Finally we have the story of the third calender in the “Arabian Nights” (Night 66). The forty princesses wish to leave their palace for a few days; and give King Agib their keys: he is to enter all their rooms save one. His curiosity overcomes him, and he opens the door, and misfortunes follow in consequence. The same misadventure had befallen other princes, whose warnings he had disregarded.

Among all these variations of the story from so many different sources, it would seem a difficult task to find the genuine “original” of Bluebeard.—One of a Thousand.


“Who was the original Bluebeard?” Lippincott’s Monthly Magazine: A Popular Journal of General Literature, Science, and Politics. Volume 43 (Jan.-Jun. 1889). pp. 278-280.

Thursday, May 19, 2011

Bluebeard in Canada: Jean-Parle

Bluebeard Tales From Around the World

Fairy tales in the Americas are a strange breed. For the most part, they are either Native American or they are hybrids of European tales. For me, being Southern, the Southern spins on European tales are the most entertaining for they usually take on the most regional flavor that make them truly Southern. But today's tale isn't Southern.

As I hunted for tales from North America to include in Bluebeard Tales From Around the World, I discovered Jean-Parle, an unabashed ATU 311 tale, from French-speaking Quebec. It was longish, but since French intimidates me the least, I jumped in and translated it. This one feels European and even uses a Eurpean setting, but it is somewhat different from any other version I discovered. Not to say that there isn't a French variant that may be almost identical, but I didn't find it.

Here's the opening:

ONCE there was a widow who had three daughters, Charlotte, Javotte, and the youngest, Finette. They earned their living by spinning wool for their neighbors. One day, a well-dressed man arrived at their home and introduced himself by the name of Jean-Parle. “Madam, I seek a servant,” he said.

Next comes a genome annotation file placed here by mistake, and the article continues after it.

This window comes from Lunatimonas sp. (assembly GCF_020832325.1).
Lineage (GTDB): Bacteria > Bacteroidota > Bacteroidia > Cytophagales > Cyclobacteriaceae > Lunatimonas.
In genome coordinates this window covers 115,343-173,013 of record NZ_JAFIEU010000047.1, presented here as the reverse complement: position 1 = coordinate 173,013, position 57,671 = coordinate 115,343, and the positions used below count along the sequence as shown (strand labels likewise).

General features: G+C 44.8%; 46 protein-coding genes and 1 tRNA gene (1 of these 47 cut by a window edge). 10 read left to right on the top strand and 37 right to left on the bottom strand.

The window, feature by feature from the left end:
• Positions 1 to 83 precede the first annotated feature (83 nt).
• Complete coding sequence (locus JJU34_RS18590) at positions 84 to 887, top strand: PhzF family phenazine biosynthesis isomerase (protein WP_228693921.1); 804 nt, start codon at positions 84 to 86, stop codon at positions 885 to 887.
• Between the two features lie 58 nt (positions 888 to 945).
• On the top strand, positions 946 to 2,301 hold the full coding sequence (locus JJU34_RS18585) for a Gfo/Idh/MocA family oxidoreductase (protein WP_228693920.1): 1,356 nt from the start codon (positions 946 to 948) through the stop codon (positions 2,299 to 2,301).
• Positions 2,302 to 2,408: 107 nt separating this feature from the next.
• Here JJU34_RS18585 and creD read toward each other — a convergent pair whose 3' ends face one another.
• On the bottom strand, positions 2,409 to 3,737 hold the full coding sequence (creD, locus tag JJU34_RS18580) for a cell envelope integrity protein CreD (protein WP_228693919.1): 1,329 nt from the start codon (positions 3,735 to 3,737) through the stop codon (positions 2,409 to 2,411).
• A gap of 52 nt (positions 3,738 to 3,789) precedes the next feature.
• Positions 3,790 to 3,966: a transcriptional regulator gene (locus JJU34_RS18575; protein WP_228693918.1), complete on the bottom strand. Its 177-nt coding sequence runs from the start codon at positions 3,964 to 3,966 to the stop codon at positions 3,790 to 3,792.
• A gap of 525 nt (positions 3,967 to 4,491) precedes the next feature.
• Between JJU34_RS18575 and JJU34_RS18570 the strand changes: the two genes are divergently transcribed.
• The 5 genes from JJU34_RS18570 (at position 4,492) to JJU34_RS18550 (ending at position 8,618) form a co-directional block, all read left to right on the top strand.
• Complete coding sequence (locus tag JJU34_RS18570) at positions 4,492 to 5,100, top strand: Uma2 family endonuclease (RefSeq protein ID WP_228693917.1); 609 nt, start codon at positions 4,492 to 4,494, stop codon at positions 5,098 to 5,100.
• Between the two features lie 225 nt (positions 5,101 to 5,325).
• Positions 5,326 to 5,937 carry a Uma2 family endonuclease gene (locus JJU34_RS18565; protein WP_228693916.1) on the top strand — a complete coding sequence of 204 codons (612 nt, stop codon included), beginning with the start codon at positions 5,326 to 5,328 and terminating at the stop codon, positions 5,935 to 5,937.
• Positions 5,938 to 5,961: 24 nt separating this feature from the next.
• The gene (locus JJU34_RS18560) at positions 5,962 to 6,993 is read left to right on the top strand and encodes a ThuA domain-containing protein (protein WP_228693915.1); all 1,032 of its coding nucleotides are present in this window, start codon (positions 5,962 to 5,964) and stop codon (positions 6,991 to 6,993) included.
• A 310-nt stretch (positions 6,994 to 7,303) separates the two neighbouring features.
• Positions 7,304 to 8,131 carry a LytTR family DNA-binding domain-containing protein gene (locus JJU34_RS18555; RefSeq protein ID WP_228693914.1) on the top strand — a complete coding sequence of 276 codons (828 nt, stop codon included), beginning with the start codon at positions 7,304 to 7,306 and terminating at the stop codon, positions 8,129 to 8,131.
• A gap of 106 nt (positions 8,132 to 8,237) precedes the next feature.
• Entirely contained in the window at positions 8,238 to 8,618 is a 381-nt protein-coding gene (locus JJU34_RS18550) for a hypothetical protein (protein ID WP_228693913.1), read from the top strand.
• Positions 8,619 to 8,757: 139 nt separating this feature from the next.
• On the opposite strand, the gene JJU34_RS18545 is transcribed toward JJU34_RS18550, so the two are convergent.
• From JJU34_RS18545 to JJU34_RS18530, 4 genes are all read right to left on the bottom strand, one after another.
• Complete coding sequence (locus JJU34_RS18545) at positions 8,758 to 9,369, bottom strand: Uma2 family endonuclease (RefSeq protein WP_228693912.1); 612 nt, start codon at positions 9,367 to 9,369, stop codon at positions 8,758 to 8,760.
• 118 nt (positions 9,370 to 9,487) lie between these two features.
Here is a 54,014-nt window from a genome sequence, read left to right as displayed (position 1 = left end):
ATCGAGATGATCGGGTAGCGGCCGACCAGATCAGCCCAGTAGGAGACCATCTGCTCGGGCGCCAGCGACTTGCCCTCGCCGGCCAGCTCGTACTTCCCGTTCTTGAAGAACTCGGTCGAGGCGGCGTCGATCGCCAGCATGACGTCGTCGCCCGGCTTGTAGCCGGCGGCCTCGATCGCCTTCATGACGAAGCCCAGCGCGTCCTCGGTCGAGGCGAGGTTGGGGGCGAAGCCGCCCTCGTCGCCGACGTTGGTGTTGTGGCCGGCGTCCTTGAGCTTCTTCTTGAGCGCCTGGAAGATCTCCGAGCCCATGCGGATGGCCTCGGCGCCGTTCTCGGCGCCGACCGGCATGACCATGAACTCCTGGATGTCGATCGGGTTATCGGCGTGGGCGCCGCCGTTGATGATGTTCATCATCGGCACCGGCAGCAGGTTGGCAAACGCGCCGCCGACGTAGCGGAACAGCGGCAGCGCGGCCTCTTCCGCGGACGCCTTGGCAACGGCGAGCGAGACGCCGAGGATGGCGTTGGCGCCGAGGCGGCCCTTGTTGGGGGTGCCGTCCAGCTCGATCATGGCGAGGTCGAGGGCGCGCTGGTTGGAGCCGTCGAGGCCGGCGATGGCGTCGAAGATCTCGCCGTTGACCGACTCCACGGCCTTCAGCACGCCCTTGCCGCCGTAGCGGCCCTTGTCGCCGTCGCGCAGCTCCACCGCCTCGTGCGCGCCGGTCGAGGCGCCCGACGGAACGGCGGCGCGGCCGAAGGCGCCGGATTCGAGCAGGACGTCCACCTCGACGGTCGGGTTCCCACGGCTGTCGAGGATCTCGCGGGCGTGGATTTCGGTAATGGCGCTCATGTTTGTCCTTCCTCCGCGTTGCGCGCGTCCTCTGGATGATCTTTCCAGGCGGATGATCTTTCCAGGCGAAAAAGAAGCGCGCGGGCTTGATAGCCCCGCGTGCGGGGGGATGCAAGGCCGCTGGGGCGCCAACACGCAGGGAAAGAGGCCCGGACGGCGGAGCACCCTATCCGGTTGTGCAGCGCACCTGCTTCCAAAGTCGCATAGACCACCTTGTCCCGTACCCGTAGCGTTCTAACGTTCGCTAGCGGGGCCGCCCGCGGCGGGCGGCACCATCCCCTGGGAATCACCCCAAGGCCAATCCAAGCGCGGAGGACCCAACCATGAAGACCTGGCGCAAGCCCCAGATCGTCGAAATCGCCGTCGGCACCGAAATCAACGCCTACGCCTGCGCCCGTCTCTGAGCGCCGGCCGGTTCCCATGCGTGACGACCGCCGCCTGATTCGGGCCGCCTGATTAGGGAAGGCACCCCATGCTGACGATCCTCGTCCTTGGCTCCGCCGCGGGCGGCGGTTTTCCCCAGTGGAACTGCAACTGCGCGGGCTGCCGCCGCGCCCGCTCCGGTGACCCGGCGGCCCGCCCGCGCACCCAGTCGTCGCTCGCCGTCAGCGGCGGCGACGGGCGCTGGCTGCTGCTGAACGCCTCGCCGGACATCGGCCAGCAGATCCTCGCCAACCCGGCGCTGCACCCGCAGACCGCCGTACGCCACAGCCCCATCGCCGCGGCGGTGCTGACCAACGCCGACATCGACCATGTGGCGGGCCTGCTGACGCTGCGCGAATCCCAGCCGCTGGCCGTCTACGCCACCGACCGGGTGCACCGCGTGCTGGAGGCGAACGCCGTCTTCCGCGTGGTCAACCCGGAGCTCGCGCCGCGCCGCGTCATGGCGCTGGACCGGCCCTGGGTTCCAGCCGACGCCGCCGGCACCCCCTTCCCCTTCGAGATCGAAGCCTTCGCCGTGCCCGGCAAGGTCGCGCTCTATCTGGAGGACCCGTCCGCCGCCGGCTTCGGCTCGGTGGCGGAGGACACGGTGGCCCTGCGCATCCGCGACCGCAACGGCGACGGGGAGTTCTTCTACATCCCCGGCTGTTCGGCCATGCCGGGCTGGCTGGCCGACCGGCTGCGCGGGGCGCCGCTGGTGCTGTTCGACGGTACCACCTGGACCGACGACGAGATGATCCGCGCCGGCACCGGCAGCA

The widow replied, “Dear sir, we do not know you and my girls have never come out. I cannot…”

“You have nothing to fear, Madame. I am the lord of the neighboring country.”

“You may be the lord, but we know no one in the neighboring country.”

“If you are afraid, you can inquire about me with the priest or bishop here who will know me well.”

Entering the conversation, Charlotte said, “Maman, anyway he’s not going to eat me. I will go there for a month.”
If you know you ATU 311 by now, you can accurately guess that the two older sisters meet their deaths and Finette outwits Jean-Parle. The most unusual element, besides naming all the girls, is the recruiting of the girls as servants, not as wives. Jean-Parle also disguises himself in multiple disguises which isn't as common. Overall, the tale has a more literary feel with its detailing and descriptions although it was collected from a storyteller.

And I don't know the significance of the name. I didn't find any explanation of that either...

Advertising: Frog Prince and VitaminWater

Well, we haven't had an advertising post in a while so fortunately I noticed this one this week while zipping through a commercial break on my DVR. It's a salute to the Frog Prince although I think the message is a little confused. But perhaps that's just me?

My favorite seconds are when the frog is obviously hoping to be transformed. I guess the message is that this water makes you appear like a princess to the point that a frog will hope you can transform him.

Wednesday, May 18, 2011

The Dragon, A Bluebeard Tale

Bluebeard Tales From Around the World

The Dragon is another tale from Greece that I translated for Bluebeard Tales From Around the World. Let me share the first few paragraphs. Please read carefully:

ONCE there was a king who one day went out hunting. As he went along his way, he beheld a stag in the distance. He set out after the deer, chasing it on and on, until it leapt into a forest. The king also leapt in, and as he rushed to and fro, he at last came upon a garden. While in the garden, he lost sight of the stag and soon realized he didn’t know how to find his way out of the forest again. Because he saw no one in the garden, he opened a door that stood before him and stepped into another garden, this one filled with trees of gold and flora of diamonds.

In the garden there was a lovely rose that he desired to cut. But when he did, a long rope came forth and wrapped itself so tightly around him that he could no longer move. Now, unhappy and unsure of what to do, he began to cry rather piteously. Then he heard a noise, a noise that made the earth tremble. Suddenly a giant dragon emerged from the dense undergrowth.